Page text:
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      Identifying the Most Effective Recruitment Strategy Using Financial Reimbursements for a Web-Based Peer Network Study With Young People Aged 16-18 Years: Protocol for a Randomized Controlled Trial

      , BBiomedSci (Hons) 1 , 2 , , PhD 1 , 3 , , PhD 1 , 2 , 4 , , PhD 1 , 2 , 5 , , PhD 1 , 2 , 6 , , PhD 4 , , PhD 1 , 2 , 4 ,
      (Reviewer), (Reviewer)
      JMIR Research Protocols
      JMIR Publications
      young adult, incentive reimbursement, research subject, study participant, financial, research subject recruitment, social network, peer network, web-based network, randomized, friend, recruit, incentive, reimburse, reward, incentivized, youth, adolescent, teenage, recruitment, reinforcing factor, enabling factor, disambiguation, intrinsic incentive, extrinsic incentive, motivation, reward system, positive reinforcement, compensation, monetary, remuneration, remunerative incentive, financial incentive, bonus, stipend, donation

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          Peers are an important determinant of health and well-being during late adolescence; however, there is limited quantitative research examining peer influence. Previous peer network research with adolescents faced methodological limitations and difficulties recruiting young people.


          This study aims to determine whether a web-based peer network survey is effective at recruiting adolescent peer networks by comparing 2 strategies for reimbursement.


          This study will use a 2-group randomized trial design to test the effectiveness of reimbursements for peer referral in a web-based cross-sectional peer network survey. Young people aged 16-18 years recruited through Instagram, Snapchat, and a survey panel will be randomized to receive either scaled group reimbursement (the experimental group) or fixed individual reimbursement (the control group). All participants will receive a reimbursement of Aus $5 (US $3.70) for their own survey completion. In the experimental group (scaled group reimbursement), all participants within a peer network will receive an additional Aus $5 (US $3.70) voucher for each referred participant who completes the study, up to a maximum total value of Aus $30 (US $22.20) per participant. In the control group (fixed individual reimbursement), participants will only be reimbursed for their own survey completion. Participants’ peer networks are assessed during the survey by asking about their close friends. A unique survey link will be generated to share with the participant’s nominated friends for the recruitment of secondary participants. Outcomes are the proportion of a participant’s peer network and the number of referred peers who complete the survey. The required sample size is 306 primary participants. Using a multilevel logistic regression model, we will assess the effect of the reimbursement intervention on the proportion of primary participants’ close friends who complete the survey. The secondary aim is to determine participant characteristics that are associated with successfully recruiting close friends. Young people aged 16-18 years were involved in the development of the study design through focus groups and interviews (n=26).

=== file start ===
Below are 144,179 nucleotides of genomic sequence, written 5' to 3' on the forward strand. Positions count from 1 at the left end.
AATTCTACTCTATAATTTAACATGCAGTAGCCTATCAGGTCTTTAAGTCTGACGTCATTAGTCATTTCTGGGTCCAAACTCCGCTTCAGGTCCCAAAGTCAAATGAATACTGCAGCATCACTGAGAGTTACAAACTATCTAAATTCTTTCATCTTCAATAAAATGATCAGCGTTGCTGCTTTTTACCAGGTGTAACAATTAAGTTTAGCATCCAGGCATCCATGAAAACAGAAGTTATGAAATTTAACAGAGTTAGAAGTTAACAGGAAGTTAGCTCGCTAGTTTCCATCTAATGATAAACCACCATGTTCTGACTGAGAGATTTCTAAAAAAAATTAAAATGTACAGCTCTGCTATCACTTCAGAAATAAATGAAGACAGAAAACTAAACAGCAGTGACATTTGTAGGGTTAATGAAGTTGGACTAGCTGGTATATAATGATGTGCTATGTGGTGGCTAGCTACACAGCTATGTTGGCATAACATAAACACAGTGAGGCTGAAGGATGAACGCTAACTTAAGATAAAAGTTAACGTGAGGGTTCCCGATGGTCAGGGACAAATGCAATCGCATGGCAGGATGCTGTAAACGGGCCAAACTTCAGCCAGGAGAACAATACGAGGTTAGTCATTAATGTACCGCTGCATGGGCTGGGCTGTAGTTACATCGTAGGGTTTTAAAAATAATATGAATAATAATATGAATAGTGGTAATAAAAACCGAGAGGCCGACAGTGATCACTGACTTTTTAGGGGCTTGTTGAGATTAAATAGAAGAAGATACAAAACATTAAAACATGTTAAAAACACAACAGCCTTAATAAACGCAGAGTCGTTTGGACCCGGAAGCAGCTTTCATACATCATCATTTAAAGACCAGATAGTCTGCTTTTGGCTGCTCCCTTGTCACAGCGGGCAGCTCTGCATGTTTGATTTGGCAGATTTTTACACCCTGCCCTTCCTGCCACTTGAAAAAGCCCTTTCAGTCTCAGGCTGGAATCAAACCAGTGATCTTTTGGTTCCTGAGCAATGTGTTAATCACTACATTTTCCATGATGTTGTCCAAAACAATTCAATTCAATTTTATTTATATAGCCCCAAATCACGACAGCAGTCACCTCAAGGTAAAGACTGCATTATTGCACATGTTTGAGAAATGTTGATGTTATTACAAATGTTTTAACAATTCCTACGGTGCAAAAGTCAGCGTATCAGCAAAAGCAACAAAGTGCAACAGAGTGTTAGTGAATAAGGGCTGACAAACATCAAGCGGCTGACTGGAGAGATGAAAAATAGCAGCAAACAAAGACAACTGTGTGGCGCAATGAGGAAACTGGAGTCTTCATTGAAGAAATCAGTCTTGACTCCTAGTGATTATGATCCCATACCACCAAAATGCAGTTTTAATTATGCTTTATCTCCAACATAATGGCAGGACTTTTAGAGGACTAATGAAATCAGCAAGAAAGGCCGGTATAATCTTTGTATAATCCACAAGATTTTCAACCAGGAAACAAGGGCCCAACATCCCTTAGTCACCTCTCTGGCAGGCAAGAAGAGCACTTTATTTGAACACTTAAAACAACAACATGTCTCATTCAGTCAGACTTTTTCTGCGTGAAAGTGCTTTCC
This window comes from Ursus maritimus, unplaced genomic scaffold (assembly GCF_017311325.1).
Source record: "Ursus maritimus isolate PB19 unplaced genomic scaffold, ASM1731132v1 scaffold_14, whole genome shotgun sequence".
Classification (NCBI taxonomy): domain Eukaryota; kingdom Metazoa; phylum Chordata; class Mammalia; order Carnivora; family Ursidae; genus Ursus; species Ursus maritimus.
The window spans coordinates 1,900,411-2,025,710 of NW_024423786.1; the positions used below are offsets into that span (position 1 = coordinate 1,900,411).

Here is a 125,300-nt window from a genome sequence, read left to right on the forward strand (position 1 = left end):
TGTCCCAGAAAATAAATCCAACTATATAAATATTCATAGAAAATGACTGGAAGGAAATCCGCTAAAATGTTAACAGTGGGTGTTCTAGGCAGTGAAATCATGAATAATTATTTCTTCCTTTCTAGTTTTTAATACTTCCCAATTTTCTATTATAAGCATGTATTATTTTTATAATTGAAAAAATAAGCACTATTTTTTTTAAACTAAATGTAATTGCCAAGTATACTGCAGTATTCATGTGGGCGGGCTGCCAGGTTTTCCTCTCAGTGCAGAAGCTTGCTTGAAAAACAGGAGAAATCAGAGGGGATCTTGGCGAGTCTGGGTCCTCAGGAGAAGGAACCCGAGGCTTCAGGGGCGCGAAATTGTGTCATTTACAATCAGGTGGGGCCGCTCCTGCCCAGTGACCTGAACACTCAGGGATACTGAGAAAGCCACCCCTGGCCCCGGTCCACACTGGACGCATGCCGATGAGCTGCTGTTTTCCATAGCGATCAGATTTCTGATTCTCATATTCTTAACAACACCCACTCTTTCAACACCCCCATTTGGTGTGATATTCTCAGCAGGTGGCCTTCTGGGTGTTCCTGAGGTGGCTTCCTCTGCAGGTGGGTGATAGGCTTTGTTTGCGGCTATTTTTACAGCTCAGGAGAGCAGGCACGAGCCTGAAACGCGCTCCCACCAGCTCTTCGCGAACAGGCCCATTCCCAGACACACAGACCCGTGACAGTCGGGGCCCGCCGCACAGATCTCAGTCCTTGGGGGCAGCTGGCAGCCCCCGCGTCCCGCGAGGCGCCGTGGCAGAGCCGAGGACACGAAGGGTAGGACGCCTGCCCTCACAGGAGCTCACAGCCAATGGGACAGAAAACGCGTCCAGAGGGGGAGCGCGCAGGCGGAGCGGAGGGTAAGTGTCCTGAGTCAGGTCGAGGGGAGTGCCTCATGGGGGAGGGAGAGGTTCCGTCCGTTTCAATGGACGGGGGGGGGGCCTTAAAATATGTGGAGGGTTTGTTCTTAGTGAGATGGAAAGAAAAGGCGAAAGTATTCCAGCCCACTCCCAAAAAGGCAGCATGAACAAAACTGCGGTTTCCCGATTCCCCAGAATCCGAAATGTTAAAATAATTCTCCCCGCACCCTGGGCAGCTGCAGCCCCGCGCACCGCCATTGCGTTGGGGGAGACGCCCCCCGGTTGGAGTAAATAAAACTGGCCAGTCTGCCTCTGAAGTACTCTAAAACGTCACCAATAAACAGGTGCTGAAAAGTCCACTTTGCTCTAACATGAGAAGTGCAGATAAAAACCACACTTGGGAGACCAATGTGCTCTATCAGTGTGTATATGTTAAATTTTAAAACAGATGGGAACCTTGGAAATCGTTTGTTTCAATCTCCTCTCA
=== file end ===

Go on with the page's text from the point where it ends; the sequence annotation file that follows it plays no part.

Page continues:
Participant recruitment commenced in 2022.


          A longitudinal web-based social network study could provide important data on how social networks and their influence change over time. This trial aims to determine whether scaled group reimbursement can increase the number of peers referred. The outcomes of this trial will improve the recruitment of young people to web-based network studies of sensitive health issues.

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          Most cited references28

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          Research electronic data capture (REDCap)--a metadata-driven methodology and workflow process for providing translational research informatics support.

          Research electronic data capture (REDCap) is a novel workflow methodology and software solution designed for rapid development and deployment of electronic data capture tools to support clinical and translational research. We present: (1) a brief description of the REDCap metadata-driven software toolset; (2) detail concerning the capture and use of study-related metadata from scientific research teams; (3) measures of impact for REDCap; (4) details concerning a consortium network of domestic and international institutions collaborating on the project; and (5) strengths and limitations of the REDCap system. REDCap is currently supporting 286 translational research projects in a growing collaborative network including 27 active partner institutions.